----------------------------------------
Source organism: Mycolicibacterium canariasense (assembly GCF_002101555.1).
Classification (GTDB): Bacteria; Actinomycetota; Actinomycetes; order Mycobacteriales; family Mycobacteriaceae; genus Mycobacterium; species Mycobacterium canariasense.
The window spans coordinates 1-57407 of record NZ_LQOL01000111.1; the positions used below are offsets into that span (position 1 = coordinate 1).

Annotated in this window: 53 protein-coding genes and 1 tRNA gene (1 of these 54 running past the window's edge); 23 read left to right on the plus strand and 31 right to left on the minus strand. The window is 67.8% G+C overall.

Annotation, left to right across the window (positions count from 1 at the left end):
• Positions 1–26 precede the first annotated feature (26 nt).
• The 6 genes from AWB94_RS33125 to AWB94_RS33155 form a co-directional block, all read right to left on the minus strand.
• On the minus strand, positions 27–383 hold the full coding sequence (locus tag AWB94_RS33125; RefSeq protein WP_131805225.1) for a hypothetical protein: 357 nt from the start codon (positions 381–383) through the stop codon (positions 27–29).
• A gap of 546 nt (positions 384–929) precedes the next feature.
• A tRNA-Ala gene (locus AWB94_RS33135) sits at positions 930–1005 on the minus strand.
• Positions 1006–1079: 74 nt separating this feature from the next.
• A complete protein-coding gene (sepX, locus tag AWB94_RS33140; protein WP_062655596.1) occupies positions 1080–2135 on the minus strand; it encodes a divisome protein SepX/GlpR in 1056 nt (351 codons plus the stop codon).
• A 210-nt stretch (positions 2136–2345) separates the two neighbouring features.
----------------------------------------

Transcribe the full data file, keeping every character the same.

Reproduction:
Source organism: Mycolicibacterium canariasense (assembly GCF_002101555.1).
Classification (GTDB): Bacteria; Actinomycetota; Actinomycetes; order Mycobacteriales; family Mycobacteriaceae; genus Mycobacterium; species Mycobacterium canariasense.
The window spans coordinates 1-57407 of record NZ_LQOL01000111.1; the positions used below are offsets into that span (position 1 = coordinate 1).

Annotated in this window: 53 protein-coding genes and 1 tRNA gene (1 of these 54 running past the window's edge); 23 read left to right on the plus strand and 31 right to left on the minus strand. The window is 67.8% G+C overall.

Annotation, left to right across the window (positions count from 1 at the left end):
• Positions 1–26 precede the first annotated feature (26 nt).
• The 6 genes from AWB94_RS33125 to AWB94_RS33155 form a co-directional block, all read right to left on the minus strand.
• On the minus strand, positions 27–383 hold the full coding sequence (locus tag AWB94_RS33125; RefSeq protein WP_131805225.1) for a hypothetical protein: 357 nt from the start codon (positions 381–383) through the stop codon (positions 27–29).
• A gap of 546 nt (positions 384–929) precedes the next feature.
• A tRNA-Ala gene (locus AWB94_RS33135) sits at positions 930–1005 on the minus strand.
• Positions 1006–1079: 74 nt separating this feature from the next.
• A complete protein-coding gene (sepX, locus tag AWB94_RS33140; protein WP_062655596.1) occupies positions 1080–2135 on the minus strand; it encodes a divisome protein SepX/GlpR in 1056 nt (351 codons plus the stop codon).
• A 210-nt stretch (positions 2136–2345) separates the two neighbouring features.